Ubiquitous computing does not transcend everyday experience, rather it pervades reality by saturating the actual space of the cities and by infusing physical bodies. Featherstone (2007: 320) describes this media ontology by suggesting that ‘as media become ubiquitous they become increasingly embedded in material objects and environments, bodies and clothing, zones of transmission and reception’. After Simondon, Bernard Stiegler defines social and ubiquitous media as a ‘human techno-geographical milieu’ (in Venn et al., 2007), that is, a socio-technological process converting human corporeality into information. Following Stiegler’s emphasis on the need to harmonize symbolic, technical and material milieus, new couplings of the body, social imaginaries and social practices come into view.


"How come it's BLUE?" The origins of James Cameron's Avatar

By: Antonio A. Casilli (Centre Edgar-Morin, EHESS, Paris) [1]

By now you all must have a pretty clear opinion of James Cameron’s Avatar. Is it the new Star Wars? Or is it just another CGI-ridden crapbuster movie? You are entitled to your own opinion. As I am not a film critic, my job is not to change it. What this movie represents to me, and to many a colleague of mine, is a chance to resuscitate some forgotten pieces of cultural analysis written in the last 15 years – approximatively the time this movie has been in the making. As a concept, the avatar has a long history.

Visual genealogy: left The Lawnmower Man (1992); right Avatar (2009)

And a long history also means a lot of bibliographic references. And some of them still come handy to understand what the hell Cameron’s film is about. It’ like a garage sale, where I give away those old records I used to cherish a lot, so that some freshman neighbour with deejaying penchants can make a mashup mp3 out of them.

A few years ago, for example, the French journal Communications published an article of mine whose title, quite self-explanatorily, would read something like: Blue Avatars, about three strategies of cultural borrowing at the heart of computer culture.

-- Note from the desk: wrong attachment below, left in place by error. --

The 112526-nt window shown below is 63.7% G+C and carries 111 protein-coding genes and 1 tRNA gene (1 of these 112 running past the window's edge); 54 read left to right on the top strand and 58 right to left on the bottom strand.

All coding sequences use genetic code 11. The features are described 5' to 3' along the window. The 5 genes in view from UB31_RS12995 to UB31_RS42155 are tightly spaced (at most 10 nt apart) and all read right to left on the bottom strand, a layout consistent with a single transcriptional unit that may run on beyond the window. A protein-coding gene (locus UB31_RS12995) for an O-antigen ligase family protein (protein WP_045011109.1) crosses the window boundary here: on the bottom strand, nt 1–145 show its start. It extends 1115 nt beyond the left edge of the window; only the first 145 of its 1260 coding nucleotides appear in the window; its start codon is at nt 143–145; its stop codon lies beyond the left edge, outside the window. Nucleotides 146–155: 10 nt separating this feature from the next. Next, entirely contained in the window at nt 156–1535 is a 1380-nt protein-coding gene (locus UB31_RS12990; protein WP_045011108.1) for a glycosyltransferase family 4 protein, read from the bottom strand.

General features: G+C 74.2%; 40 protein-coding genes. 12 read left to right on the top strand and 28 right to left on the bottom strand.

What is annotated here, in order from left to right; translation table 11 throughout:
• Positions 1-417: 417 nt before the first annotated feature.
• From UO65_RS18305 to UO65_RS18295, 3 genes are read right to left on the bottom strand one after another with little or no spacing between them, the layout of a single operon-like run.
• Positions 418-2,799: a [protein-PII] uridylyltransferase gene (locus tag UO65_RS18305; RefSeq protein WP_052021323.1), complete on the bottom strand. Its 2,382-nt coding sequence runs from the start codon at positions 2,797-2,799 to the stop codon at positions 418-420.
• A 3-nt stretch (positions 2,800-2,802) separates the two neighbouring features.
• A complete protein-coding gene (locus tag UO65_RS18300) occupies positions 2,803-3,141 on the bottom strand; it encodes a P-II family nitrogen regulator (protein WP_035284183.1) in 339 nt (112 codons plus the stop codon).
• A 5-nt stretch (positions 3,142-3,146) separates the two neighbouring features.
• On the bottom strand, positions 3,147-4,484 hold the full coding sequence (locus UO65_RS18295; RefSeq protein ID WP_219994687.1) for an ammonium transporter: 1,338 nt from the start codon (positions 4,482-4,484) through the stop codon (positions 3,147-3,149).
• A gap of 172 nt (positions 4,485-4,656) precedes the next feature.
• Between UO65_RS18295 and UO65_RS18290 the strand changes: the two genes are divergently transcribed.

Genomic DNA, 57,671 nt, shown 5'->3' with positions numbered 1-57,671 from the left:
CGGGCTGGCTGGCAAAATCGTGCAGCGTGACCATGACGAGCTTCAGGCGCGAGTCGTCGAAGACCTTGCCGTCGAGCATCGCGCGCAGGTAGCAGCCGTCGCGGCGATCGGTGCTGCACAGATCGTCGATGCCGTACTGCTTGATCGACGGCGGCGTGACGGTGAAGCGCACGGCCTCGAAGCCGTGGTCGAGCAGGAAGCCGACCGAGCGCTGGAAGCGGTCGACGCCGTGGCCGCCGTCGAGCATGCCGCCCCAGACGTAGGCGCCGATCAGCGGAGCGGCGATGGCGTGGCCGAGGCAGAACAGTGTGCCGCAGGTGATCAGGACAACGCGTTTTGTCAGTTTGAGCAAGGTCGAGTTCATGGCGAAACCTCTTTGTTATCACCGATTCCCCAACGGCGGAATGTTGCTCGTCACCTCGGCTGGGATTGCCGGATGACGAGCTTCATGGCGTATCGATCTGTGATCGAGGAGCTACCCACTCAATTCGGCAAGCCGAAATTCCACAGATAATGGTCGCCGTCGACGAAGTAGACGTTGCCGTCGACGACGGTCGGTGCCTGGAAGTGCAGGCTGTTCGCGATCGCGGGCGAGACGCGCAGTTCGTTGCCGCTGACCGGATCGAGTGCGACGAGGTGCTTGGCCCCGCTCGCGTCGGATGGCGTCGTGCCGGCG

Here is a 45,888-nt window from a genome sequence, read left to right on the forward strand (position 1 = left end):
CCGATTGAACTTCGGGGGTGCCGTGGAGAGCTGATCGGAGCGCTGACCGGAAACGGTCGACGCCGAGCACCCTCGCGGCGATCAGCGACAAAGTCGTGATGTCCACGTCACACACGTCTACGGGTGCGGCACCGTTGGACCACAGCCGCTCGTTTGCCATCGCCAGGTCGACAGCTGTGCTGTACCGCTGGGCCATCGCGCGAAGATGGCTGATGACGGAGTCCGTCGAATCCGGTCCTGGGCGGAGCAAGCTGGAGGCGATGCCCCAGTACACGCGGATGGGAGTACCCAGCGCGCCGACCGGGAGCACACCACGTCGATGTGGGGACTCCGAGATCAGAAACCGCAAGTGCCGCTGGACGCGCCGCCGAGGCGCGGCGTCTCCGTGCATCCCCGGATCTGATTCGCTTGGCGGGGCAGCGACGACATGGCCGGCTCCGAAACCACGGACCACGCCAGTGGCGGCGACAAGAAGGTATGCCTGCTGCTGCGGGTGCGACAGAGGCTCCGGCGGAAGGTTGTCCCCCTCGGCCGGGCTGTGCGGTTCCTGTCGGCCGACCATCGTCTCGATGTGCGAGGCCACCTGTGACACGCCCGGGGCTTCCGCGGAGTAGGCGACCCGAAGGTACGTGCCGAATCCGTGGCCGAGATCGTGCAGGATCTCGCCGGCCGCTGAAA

Antonio A. Casilli (2005). Les avatars bleus, Autour de trois stratégies d’emprunt culturel au cœur de la cyberculture. Communications, 7 (1), 183-209

Yeah, well… maybe not that self-explanatorily, after all. Anyhow, in this article I gave form to a socio-visual genealogy of the avatar, as one of the main archetypes of contemporary culture.

Now I assume some of you don’t speak French. Also, some simply can’t be bothered to go through 30 pages of socio-babbling. So here I provide a summary of the main results of the article.


Alberto Camerini, prophète du spaghetti cyberpunk

1983. Le magazine Time attribue le prix “personnalité de l’année” à un ordinateur. William Gibson travaille encore le manuscrit de Neuromancien. Steve Jobs regarde dubitatif le prototype du premier Mac. Les hackers du Chaos Computer Club de Berlin préparent l’hold-up électronique de la Hamburger Sparkasse. Donna Haraway se demande qu’est-ce qu’un cyborg.

Le chanteur Italien Alberto Camerini, compose “Computer Capriccio”, chanson qui préfigure les communautés virtuelles, les MMORPG et les médias sociaux.

Voilà un extrait live (en playback, Eighties obligent)


Dans la revue Esprit mon dossier sur "Le corps dans la culture du numérique"

La dernière livraison de la revue Esprit (mars 2009), est entièrement consacrée aux impacts sociaux d’Internet. Elle contient le dossier Le corps à l’épreuve des cultures numériques que j’ai coordonné.

Flotando - by Lampeduza (c) Creative Commons